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Anxiety and school life: Helping your child manage their anxiety.

Your child's school days could be the happiest time of their lives. Learning and trying new things, making new friends, and developing a sense of independence. However, those opportunities can also have the opposite effect and be highly anxiety inducing.

School based anxiety could develop from your child experiencing social anxiety, issues with bullying, low self-esteem, separation anxiety from their parent, or a general anxiety disorder.


Social anxiety is a fear of what others might think of you. That perceived negative judgement can often prevent your child from engaging in lessons, putting their hand up, avoiding large groups activities, and finding it hard to make new friends. You may have heard them saying “No one will like me.” “They will laugh at me if I do that.” “I won’t know what to say.”


Bullying can be a parents’ worst nightmare. How do you protect your child when they are not with you? All schools should have a policy on how to handle incidents of bullying which gives a process to follow. Working with a school family worker, or parent-led therapist can help explore steps you can take at home to support your child to build their confidence.


Separation anxiety can present when they are starting school for the first time, or anytime there is a significant life event at home, where your child fears what might happen to their parent while they are separated.


A general anxiety disorder is where a child or adult finds they often worry about lots of different things. Anxiety is a completely natural emotion to have, it keeps us safe from real dangers. Heightened anxiety however, is thought to result from either inherited or learned behaviour in managing a perceived threat.


How you can help today

· As a parent, you are in a unique position to provide support for your child in overcoming their anxiety.

· Understanding and managing your own emotions: You are a role model for your child, they will look to you to see how you manage your emotions. What has helped you, or someone you know, when an emotion is overwhelming? Becoming more aware of your own emotions and learning strategies to manage, helps you to ride that emotional storm so you are more able to support those around you.

· Listening and validating: Encourage them to share with you their own story of worry thoughts. Their worries may seem irrational but to them it would seem very real, and very scary

· By listening to their story, you will be able to better understand the worry, and they will be comforted that you have just listened. Comments like “Don’t worry” and “It’s not that bad” or “You’ll be fine” can dismiss what your child is feeling and gives them little space to explore. Instead, naming emotions helps your child identify what is it they are feeling. It confirms that their experience and emotions are valid and normal. You can further reinforce and reassure by saying something like “Many children feel scared/ angry/ sad in this situation.”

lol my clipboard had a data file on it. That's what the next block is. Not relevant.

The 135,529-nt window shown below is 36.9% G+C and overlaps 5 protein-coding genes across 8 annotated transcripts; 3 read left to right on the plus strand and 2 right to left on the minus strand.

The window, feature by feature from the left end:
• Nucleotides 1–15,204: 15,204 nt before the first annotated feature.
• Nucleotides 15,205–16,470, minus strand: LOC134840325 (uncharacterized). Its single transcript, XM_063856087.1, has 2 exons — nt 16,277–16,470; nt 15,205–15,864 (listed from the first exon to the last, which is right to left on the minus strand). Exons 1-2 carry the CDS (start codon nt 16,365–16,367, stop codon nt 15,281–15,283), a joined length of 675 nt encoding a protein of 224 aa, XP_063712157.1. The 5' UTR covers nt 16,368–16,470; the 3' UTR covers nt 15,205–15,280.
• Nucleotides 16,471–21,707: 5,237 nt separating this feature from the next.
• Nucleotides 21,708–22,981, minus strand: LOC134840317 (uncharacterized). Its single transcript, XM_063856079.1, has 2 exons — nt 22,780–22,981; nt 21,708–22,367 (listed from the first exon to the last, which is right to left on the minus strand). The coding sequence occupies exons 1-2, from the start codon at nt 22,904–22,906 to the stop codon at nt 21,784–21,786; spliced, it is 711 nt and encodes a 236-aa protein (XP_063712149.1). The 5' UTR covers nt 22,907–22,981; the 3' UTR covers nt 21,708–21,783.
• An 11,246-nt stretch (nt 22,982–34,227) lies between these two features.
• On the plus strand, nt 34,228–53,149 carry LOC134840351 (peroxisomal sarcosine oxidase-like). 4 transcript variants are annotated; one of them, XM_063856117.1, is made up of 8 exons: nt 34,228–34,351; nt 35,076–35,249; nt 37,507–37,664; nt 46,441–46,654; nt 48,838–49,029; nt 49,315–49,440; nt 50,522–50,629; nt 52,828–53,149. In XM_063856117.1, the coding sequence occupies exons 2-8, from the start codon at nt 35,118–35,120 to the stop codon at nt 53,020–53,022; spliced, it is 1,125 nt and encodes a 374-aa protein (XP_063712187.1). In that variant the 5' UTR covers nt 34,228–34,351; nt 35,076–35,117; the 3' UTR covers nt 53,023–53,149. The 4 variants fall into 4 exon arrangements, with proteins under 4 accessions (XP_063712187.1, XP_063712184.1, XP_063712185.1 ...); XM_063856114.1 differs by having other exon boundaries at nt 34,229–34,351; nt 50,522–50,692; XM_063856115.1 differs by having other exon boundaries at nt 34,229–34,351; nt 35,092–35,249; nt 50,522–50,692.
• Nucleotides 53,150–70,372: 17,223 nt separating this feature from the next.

· If they are not ready to talk then simply remind them that you are here to listen and help find a solution when they are ready, or you could ask if there is anyone else they would like to talk to. It can sometimes help to talk on a walk, or when you are together on a car journey.

· Problem solving: If you get a chance to talk then begin by listing all possible solutions together, even the silly ones. This helps to look at the bigger picture and what options there are. It enables you to choose a realistic and achievable solution and have a go. Planning and making small steps forward can build their confidence, especially if you can recognise small achievements. Finding ways to increase their independence will also empower them, build their resilience and sense of self.


What is Parent-led CBT?

· Parent-led CBT is an opportunity to work with a therapist to explore what maintains your child’s fear and anxiety. Strategies and tools can then be introduced to break that negative cycle.

· As a parent you are able to continue the work after therapy has finished, implementing the tools to maintain progress, and manage any potential future setbacks. The process of working with a therapist supports you in helping your child understand and manage their worries and fears.


If you would like to know more about Parent-led CBT, you can contact me either by using the form on my homepage www.hertscbt.co.uk, or email me at amy_langshaw@outlook.com



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